abstract = "Welding fume samples were collected in two Hungarian welding plants, where different types of steels were welded with metal active gas (MAG) welding. Welding fumes were sampled with {"}fixed point{"} and personal sampling techniques applying different sampling heads: Institute of Occupational Medicine (IOM) sampler and conical inhalable sampler (CIS) for the inhalable aerosol fraction and the Higgins-Dewell (HD) cyclone for the respirable fraction. When sampled, the welding fume samples were digested with the mixture of nitric acid and hydrogen peroxide in a closed vessel microwave digestion system. The Cr, Mn, Ni and Co contents of the solutions were determined by inductively coupled plasma atomic emission spectrometry (ICP-AES) and inductively coupled plasma mass spectrometry (ICP-MS). Iron was analysed only by the ICP-AES method. Metal concentrations of the workplace air were calculated for the three samplers, and the results were compared to each other. The differences of the metal concentrations determined by the different inhalable sampling heads, which were paired during the sampling, proved not to be significant. Therefore, the IOM and CIS heads can be equally used for the sampling of welding fume. Finally, the distributions of metals were determined between the inhalable and respirable fractions. Metal concentrations in the respirable aerosol fraction were 57-98{\%} of the concentrations in the inhalable fraction. These high rates of metals in the respirable aerosol call the attention to the increased health risk of the welding fume.",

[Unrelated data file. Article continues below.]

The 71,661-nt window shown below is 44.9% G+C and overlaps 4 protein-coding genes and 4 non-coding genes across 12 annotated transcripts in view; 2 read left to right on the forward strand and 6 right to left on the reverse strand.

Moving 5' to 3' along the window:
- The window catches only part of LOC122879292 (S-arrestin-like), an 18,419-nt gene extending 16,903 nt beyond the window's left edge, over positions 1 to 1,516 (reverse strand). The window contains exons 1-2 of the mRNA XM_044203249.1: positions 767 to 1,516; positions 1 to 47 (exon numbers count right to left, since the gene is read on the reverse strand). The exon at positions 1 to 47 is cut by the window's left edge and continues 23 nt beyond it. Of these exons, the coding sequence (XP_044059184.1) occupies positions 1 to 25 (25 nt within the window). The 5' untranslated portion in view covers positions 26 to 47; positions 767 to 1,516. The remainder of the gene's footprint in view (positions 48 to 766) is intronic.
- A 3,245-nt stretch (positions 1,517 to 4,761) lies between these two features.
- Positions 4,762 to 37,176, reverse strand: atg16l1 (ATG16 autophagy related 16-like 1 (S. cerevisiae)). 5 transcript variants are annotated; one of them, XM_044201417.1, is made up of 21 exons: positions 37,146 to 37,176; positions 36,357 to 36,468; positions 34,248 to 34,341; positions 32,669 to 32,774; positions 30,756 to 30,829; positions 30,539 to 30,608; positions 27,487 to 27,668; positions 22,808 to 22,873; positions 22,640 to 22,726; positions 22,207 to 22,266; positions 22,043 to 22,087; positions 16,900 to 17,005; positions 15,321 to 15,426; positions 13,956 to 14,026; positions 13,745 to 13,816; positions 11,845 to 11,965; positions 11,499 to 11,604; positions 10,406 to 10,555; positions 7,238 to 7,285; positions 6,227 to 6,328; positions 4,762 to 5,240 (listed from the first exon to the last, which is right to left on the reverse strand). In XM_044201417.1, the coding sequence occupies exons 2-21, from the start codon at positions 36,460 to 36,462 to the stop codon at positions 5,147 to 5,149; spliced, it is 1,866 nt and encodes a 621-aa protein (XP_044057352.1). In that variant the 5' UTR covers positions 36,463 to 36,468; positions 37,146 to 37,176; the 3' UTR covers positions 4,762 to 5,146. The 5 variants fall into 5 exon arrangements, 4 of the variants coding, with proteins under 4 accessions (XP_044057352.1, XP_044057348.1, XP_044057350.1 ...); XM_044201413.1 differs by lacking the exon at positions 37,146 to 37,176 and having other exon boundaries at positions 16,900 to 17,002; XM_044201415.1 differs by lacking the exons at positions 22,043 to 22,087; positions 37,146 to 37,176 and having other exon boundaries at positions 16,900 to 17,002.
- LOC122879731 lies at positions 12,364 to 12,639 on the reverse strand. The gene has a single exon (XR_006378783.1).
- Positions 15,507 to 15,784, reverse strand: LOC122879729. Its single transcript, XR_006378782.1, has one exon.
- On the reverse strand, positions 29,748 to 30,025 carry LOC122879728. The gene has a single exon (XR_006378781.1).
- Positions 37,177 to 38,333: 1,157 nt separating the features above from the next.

keywords = "CIS, Higgins-Dewell (HD) cyclone, Inductively coupled plasma atomic emission spectrometry (ICP-AES), Inductively coupled plasma mass spectrometry (ICP-MS), IOM, Welding fume",
author = "Bal{\'a}zs Berlinger and Mikl{\'o}s N{\'a}ray and G. Z{\'a}ray",
year = "2007",
month = "1",
doi = "10.1016/j.microc.2006.05.012",
language = "English",
volume = "85",
pages = "25--30",
journal = "Microchemical Journal",
issn = "0026-265X",
publisher = "Elsevier Inc.",
number = "1 SPEC. ISS.",

}

TY - JOUR

T1 - Comparison of different sampling heads applied for investigation of welding fume

AU - Berlinger, Balázs

AU - Náray, Miklós

AU - Záray, G.

PY - 2007/1

Y1 - 2007/1